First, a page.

The online encyclopedia will serve as a repository for the continent's rich traditions, crafts and culture.
As a fourth-generation clan chief of a village in rural Cameroon, Gaston Donnat Bappa’s daily life is steeped in tradition.The 200 residents of the village have little if any access to electric power, phones, TV or radio – but the IT engineer, consultant and specialist has been immersed in the world of technology for the past three decades.
Now Bappa, who insists tradition and modernity can be “collaborators”, is spearheading a project to create Africa’s answer to Wikipedia, in a bid to preserve the continent’s customs and beliefs.
“I have tradition deep within me and I want it to be seen everywhere,” said the chief, wearing traditional robes and sitting behind a PC, after officially launching the African Traditions Online Encyclopedia (Atoe) at last week’s eLearning Africa conference in Uganda.
“With seven million years of tradition in Africa, what is 500 years of colonisation and slavery? Nothing,” he said.
But he warned that the continent’s heritage was quickly vanishing.
“We have a multitude of more than 2 000 languages in Africa,” said Bappa. “[But] a language dies every two weeks in the world and faster in Africa, because there are more here than anywhere else.
“We have to come back to our traditions. We have to come back to this basis, the foundations and roots that we have so that we build a good future. To go forward, you must first know where you are coming from.
“We are going to put the traditions of Africa online. Every single tradition from each country will be put online.”
Bappa (56), who is six months into building the user-generated website, which will amass the collected knowledge, culture and history of Africa using the same software used to build the Wikipedia pages, conceded it would be a mammoth task “that will never finish”, given the sweeping definition of “tradition”.
“Everything is tradition – anything, anything in life. There are no limits,” he said. “Maths, science, religion, medicine, arts, craft, when it’s in the past, [it] becomes tradition.
“Everything in human life becomes tradition when it’s in the past.
“We have more than 100 000 religions here in Africa,” said Bappa. “We have more than 100 000 tribes and each has their own specific tradition, crafts and culture.”
Launched in 2001 by entrepreneur Jimmy Wales and software developer Larry Sanger, the English-language version of Wikipedia currently contains more than four million articles and has been described as “an unplanned miracle”.
Bappa, who is from Cameroon’s Bassa tribe, one of the country’s 250 clans, said Atoe could include information from the existing Wikipedia site.
He hasn’t spoken to Wikipedia yet, but is confident they’ll be “delighted” to hear about his plans.
“We are going to ask Wikipedia if they can transfer all the information on African traditions to our database, and they’ll be very happy to do so,” he said.
But “anyone, anywhere” will be welcome to contribute to Atoe, which he hopes will be accessible to “every human, to every African, no matter where they are. People in the diaspora are also greatly in need of tradition,” Bappa said.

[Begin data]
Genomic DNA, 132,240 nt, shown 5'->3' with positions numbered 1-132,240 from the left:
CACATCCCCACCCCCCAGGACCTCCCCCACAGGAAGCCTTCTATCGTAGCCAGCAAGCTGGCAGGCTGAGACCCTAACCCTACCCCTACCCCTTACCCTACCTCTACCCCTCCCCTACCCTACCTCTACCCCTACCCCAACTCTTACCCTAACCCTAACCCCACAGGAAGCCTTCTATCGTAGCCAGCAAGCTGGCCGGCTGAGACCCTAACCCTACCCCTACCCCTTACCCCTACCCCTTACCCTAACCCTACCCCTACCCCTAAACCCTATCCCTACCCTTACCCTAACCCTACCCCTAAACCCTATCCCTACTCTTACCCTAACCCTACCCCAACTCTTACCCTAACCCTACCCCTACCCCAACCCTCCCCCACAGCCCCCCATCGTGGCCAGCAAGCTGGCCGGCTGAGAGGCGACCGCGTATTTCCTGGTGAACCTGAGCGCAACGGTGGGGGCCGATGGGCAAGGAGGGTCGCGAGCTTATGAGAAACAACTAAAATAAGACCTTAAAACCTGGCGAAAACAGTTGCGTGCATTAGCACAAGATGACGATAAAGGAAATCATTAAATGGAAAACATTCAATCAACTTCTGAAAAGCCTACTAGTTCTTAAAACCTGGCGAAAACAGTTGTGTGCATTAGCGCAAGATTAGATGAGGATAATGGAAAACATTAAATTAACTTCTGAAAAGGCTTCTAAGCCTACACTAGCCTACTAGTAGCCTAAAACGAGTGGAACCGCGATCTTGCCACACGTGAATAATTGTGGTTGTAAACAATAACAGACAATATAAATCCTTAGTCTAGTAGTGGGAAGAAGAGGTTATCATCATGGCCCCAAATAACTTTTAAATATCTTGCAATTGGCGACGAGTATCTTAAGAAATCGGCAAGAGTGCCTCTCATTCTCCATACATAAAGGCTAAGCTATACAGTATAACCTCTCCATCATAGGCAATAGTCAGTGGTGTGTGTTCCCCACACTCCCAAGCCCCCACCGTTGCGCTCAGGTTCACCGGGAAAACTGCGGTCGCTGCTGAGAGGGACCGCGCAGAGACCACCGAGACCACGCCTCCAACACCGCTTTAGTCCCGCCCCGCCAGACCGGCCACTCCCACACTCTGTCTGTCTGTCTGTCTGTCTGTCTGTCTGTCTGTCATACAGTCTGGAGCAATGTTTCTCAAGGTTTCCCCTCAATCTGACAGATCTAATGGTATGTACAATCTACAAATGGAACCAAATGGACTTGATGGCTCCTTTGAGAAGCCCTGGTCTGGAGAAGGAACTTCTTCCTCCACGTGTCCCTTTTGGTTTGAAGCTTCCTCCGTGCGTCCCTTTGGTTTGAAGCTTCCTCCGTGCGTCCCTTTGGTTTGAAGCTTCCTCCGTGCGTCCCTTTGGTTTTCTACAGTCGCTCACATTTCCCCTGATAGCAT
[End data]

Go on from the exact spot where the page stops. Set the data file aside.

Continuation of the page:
His village, Ndjock-Nkong, is located about 150km from the capital Yaoundé, in the Babimbi region of Cameroon. A traditional chief for the past 22 years who heads an association of 42 chiefs, Bappa’s role involves local administration, clan leadership and cultural mediation. He splits his time between Ndjock-Nkong and Yaoundé.
Most people in Bappa’s village do not have access to electricity, although the public administration has begun to install it and some residents use generators. A rural radio project has been established but internet access is not yet available.
The chief, who has a degree in information engineering and a diploma in banking and finance, says the infrastructure and technology in the area needs to be strengthened so that this can be used to create dialogue and preserve tradition.
“We must open up rural areas by creating roads, by strengthening radio, phone lines, TV so the people can converse and communicate with the others outside,” Bappa said.
A team of seven is working on Atoe, he said, and its headquarters will be in a rural area, but a satellite would guarantee internet access.
The cultural leader has found an unlikely ally in Valerie Wood-Gaiger, a Welsh woman who formed the charity Learn with Grandma to encourage intergenerational learning.
Wood-Gaiger, who will turn 73 next month, has been working in Uganda with an agency that provides training for teachers on how to use information and communication technologies in schools.
She will be “encouraging people to record their elders talking about history, culture and languages and showing how to do the skills that we still need” for Atoe, said Bappa.
Wood-Gaiger, who lives in a village in the Brecon Beacons National Park in Wales, said: “We live in the same global village. I am only a click away.”
Atoe will be unveiled at the 10th anniversary of eLearning Africa in 2015. Organisers said they would announce the location of next year’s event within days.
Last week’s conference in Kampala, co-hosted by Uganda’s ministry of information and communications technology, drew more than 1 500 participants and 300 speakers, making it the continent’s biggest gathering of e-learning professionals to date.